We gave a hands-on tutorial as part of the ProtoGENI tutorial at GEC9. The hands-on tutorial allowed experimenters to create ProtoGENI slices and then instrumentize their slice using the INSTOOLS software. To ensure we had enough resources available for the slices of all the attendees, we utilized the virtual node support, allocating virtual nodes for the users' topologies. The experience pointed out a few areas that we could make better, but overall most attendees were able to instrumentize their slice and monitor its behavior. Incidently, after the GEC9 conference we have noticed that some of the attendees are starting to use our system for their experiments.

Another major addition to our software this period was the ability to access X window software running on the experimental nodes (slivers) via the MC web interace. Our goal was to leverage existing network monitoring tools, such as Wireshark and EtherApe?, in order to observe the behavior of experimental nodes. These tools are helpful to collect node statistics and visualize the link traffic. However, they need X window support. To support such access, we added the ability to dynamically load X-window software onto the experimental nodes and then provide indirect access through the MC Web browser and the VNC protocol. It has been added to the the MC's Drupal content management system as one of the menu options. The only way for a user to access the programs running on the experimental nodes is to first login to the Drupal CMS running on the MC. This way, we can assure the slice owner that they are the only ones allowed to access/run these programs. Our Drupal interface currently has two VNC templates that are preconfigured to run xterm and wireshark respectively on the nodes in the slice via VNC. The MC runs a JAVA-based VNC client (in the CMS) that mirrors the VNC connections from the nodes. The VNC communication between the nodes and the MC are protected by a system generated random password that is unique for every slice and invisible to the user.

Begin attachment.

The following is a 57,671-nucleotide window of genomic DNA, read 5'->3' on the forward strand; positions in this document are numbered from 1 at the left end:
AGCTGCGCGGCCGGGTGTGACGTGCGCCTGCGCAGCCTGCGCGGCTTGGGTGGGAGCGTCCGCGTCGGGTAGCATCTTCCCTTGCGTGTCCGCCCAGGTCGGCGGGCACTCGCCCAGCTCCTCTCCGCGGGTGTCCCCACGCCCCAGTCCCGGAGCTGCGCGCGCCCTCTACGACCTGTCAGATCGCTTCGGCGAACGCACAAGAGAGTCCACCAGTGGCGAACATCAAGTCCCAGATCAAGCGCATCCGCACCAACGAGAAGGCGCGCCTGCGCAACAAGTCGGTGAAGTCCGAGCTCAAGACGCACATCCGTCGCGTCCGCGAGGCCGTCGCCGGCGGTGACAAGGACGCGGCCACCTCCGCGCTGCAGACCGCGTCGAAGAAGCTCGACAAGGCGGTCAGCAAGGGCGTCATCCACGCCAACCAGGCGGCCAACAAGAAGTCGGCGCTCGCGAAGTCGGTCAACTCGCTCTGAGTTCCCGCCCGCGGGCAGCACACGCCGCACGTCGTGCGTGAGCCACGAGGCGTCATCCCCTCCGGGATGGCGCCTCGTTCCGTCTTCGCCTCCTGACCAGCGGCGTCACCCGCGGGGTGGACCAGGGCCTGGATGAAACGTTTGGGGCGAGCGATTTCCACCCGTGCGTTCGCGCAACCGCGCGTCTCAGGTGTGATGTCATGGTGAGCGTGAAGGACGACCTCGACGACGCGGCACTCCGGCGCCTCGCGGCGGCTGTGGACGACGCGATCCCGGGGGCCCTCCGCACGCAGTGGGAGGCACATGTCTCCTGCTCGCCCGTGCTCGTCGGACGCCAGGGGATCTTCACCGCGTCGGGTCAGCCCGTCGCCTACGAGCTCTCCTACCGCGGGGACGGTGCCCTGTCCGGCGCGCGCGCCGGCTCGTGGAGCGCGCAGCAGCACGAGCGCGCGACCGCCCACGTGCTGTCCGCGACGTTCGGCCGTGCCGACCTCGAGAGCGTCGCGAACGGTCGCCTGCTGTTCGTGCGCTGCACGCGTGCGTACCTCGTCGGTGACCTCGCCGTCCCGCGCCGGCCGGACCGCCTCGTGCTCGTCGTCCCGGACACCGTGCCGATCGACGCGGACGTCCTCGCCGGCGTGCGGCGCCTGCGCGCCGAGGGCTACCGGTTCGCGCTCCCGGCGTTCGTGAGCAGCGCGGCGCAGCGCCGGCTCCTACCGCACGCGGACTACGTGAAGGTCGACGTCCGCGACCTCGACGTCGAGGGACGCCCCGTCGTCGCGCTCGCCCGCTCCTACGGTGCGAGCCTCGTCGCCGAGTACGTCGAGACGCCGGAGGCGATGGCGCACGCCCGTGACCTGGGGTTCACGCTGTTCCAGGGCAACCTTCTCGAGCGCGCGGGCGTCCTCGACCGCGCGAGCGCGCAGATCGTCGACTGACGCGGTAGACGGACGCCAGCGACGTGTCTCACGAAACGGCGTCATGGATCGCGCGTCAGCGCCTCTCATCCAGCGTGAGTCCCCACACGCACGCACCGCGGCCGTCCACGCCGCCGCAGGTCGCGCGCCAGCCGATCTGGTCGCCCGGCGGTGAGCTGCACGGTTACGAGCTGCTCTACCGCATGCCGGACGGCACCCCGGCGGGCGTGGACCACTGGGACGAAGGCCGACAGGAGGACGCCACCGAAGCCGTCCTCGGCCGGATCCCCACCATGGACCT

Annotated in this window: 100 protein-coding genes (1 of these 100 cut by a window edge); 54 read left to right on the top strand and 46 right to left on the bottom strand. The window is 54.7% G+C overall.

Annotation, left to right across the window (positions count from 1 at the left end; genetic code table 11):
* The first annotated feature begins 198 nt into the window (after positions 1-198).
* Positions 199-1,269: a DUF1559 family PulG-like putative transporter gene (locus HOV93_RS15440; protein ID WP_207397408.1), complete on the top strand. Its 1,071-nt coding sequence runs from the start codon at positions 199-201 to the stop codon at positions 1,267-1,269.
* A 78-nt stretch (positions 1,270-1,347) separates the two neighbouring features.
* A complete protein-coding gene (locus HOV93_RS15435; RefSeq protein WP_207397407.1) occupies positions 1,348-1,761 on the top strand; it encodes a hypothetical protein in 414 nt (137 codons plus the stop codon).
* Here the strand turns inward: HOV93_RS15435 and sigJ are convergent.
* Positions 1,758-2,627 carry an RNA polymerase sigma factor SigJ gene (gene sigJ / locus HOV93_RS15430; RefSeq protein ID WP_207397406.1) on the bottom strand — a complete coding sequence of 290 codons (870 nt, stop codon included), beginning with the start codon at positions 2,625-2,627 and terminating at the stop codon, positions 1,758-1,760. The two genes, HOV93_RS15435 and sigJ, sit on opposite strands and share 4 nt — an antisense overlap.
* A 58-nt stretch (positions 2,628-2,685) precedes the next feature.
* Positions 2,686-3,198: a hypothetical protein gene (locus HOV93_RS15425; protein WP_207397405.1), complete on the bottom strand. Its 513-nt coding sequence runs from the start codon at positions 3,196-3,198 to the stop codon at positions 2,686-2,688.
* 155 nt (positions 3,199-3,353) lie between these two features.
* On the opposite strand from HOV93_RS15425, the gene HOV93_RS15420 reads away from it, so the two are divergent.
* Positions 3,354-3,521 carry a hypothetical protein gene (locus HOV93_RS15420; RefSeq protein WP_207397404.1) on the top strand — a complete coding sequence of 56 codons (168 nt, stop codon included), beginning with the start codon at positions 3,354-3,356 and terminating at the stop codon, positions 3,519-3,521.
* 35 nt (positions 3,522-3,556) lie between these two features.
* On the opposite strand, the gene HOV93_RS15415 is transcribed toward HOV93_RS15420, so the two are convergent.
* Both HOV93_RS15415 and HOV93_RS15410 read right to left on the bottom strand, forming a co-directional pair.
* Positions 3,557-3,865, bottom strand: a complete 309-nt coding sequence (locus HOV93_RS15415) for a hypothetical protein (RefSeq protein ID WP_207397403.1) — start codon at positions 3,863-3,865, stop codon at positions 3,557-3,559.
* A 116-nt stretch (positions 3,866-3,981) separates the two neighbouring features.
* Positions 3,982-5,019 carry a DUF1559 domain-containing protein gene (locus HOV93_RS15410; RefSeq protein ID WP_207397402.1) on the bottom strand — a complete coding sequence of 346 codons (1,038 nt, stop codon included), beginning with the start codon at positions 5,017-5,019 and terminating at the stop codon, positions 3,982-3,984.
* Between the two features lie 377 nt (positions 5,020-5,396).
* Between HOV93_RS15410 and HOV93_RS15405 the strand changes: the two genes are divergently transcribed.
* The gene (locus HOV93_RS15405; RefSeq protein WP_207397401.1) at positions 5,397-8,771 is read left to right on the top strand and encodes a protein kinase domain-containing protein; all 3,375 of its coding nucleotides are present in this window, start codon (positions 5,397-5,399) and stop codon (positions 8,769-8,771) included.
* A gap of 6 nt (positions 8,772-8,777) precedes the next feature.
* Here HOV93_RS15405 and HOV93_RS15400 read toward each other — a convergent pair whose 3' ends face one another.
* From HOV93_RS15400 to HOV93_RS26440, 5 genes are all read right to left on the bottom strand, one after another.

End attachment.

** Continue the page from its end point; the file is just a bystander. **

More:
We gave an overview of the INSTOOLS software at the GEC9 Instrumentation and Measurement Workshop in Washington D.C. We demonstrated the major features of the INSTOOLS software, including the ability to access X-based software like wireshark doing packet-level capture on experimental nodes.

B. Project participants

The following individuals have helped with the project in one way or another during the last quarter:

  • Jim Griffioen - Project PI
  • Zongming Fei - Project Co-PI
  • Hussamuddin Nasir - Technician/programmer
  • Xiongqi Wu - Research Assistant
  • Jeremy Reed - Research Assistant (half time)
  • Lowell Pike - Network administrator
  • Woody Marvel - Assists in Emulab administration

C. Publications (individual and organizational)

D. Outreach activities

  • Gave an overview of our INSTOOLS software at the GEC9 Instrumentation and Measurement Workshop.
  • Gave a hands-on tutorial as part of the ProtoGENI tutorial at GEC9.

E. Collaborations

Most of our collaborations continue to be with the Utah ProtoGENI team, and we continue to be actively involved in the bi-weekly meetings of the ProtoGENI cluster.

F. Other Contributions